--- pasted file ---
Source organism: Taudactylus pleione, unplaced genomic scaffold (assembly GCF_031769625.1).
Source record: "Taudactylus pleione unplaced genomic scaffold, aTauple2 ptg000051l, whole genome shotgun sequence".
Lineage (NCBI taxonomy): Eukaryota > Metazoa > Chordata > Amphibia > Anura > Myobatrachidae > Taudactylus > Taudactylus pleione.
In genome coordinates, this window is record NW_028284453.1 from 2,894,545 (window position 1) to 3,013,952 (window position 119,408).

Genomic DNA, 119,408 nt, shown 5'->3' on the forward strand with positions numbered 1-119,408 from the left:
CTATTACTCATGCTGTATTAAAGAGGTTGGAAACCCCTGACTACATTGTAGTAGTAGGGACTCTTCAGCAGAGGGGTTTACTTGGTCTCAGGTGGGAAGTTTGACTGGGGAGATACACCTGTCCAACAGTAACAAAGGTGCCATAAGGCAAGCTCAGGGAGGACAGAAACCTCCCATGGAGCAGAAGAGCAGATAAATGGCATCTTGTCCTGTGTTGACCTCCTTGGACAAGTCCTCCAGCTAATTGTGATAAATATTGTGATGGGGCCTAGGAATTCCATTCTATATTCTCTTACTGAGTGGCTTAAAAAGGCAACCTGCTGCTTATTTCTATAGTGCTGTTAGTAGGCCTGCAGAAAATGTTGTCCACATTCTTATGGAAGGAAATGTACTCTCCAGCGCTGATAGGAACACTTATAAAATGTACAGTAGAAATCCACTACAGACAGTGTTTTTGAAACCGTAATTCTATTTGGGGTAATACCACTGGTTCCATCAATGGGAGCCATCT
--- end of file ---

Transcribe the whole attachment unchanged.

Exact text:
Source organism: Taudactylus pleione, unplaced genomic scaffold (assembly GCF_031769625.1).
Source record: "Taudactylus pleione unplaced genomic scaffold, aTauple2 ptg000051l, whole genome shotgun sequence".
Lineage (NCBI taxonomy): Eukaryota > Metazoa > Chordata > Amphibia > Anura > Myobatrachidae > Taudactylus > Taudactylus pleione.
In genome coordinates, this window is record NW_028284453.1 from 2,894,545 (window position 1) to 3,013,952 (window position 119,408).

Genomic DNA, 119,408 nt, shown 5'->3' on the forward strand with positions numbered 1-119,408 from the left:
CTATTACTCATGCTGTATTAAAGAGGTTGGAAACCCCTGACTACATTGTAGTAGTAGGGACTCTTCAGCAGAGGGGTTTACTTGGTCTCAGGTGGGAAGTTTGACTGGGGAGATACACCTGTCCAACAGTAACAAAGGTGCCATAAGGCAAGCTCAGGGAGGACAGAAACCTCCCATGGAGCAGAAGAGCAGATAAATGGCATCTTGTCCTGTGTTGACCTCCTTGGACAAGTCCTCCAGCTAATTGTGATAAATATTGTGATGGGGCCTAGGAATTCCATTCTATATTCTCTTACTGAGTGGCTTAAAAAGGCAACCTGCTGCTTATTTCTATAGTGCTGTTAGTAGGCCTGCAGAAAATGTTGTCCACATTCTTATGGAAGGAAATGTACTCTCCAGCGCTGATAGGAACACTTATAAAATGTACAGTAGAAATCCACTACAGACAGTGTTTTTGAAACCGTAATTCTATTTGGGGTAATACCACTGGTTCCATCAATGGGAGCCATCT